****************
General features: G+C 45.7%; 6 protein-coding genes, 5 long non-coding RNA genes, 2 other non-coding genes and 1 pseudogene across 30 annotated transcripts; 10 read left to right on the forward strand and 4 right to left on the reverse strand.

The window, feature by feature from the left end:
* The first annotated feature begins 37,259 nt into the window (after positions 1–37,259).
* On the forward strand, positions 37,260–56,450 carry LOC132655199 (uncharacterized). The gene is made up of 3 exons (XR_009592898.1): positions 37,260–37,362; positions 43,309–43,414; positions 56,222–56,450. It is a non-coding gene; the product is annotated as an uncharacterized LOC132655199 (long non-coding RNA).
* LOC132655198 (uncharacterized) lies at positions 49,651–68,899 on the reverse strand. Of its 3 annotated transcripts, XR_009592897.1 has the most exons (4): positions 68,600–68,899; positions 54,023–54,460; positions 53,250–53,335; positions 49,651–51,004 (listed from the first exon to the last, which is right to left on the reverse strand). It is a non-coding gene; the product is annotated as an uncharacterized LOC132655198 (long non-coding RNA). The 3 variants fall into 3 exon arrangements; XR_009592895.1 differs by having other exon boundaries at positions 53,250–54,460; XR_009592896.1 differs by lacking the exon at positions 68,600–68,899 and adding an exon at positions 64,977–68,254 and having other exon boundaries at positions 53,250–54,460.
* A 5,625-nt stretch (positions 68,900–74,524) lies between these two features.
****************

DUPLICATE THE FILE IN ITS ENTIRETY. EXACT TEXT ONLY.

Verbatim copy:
General features: G+C 45.7%; 6 protein-coding genes, 5 long non-coding RNA genes, 2 other non-coding genes and 1 pseudogene across 30 annotated transcripts; 10 read left to right on the forward strand and 4 right to left on the reverse strand.

The window, feature by feature from the left end:
* The first annotated feature begins 37,259 nt into the window (after positions 1–37,259).
* On the forward strand, positions 37,260–56,450 carry LOC132655199 (uncharacterized). The gene is made up of 3 exons (XR_009592898.1): positions 37,260–37,362; positions 43,309–43,414; positions 56,222–56,450. It is a non-coding gene; the product is annotated as an uncharacterized LOC132655199 (long non-coding RNA).
* LOC132655198 (uncharacterized) lies at positions 49,651–68,899 on the reverse strand. Of its 3 annotated transcripts, XR_009592897.1 has the most exons (4): positions 68,600–68,899; positions 54,023–54,460; positions 53,250–53,335; positions 49,651–51,004 (listed from the first exon to the last, which is right to left on the reverse strand). It is a non-coding gene; the product is annotated as an uncharacterized LOC132655198 (long non-coding RNA). The 3 variants fall into 3 exon arrangements; XR_009592895.1 differs by having other exon boundaries at positions 53,250–54,460; XR_009592896.1 differs by lacking the exon at positions 68,600–68,899 and adding an exon at positions 64,977–68,254 and having other exon boundaries at positions 53,250–54,460.
* A 5,625-nt stretch (positions 68,900–74,524) lies between these two features.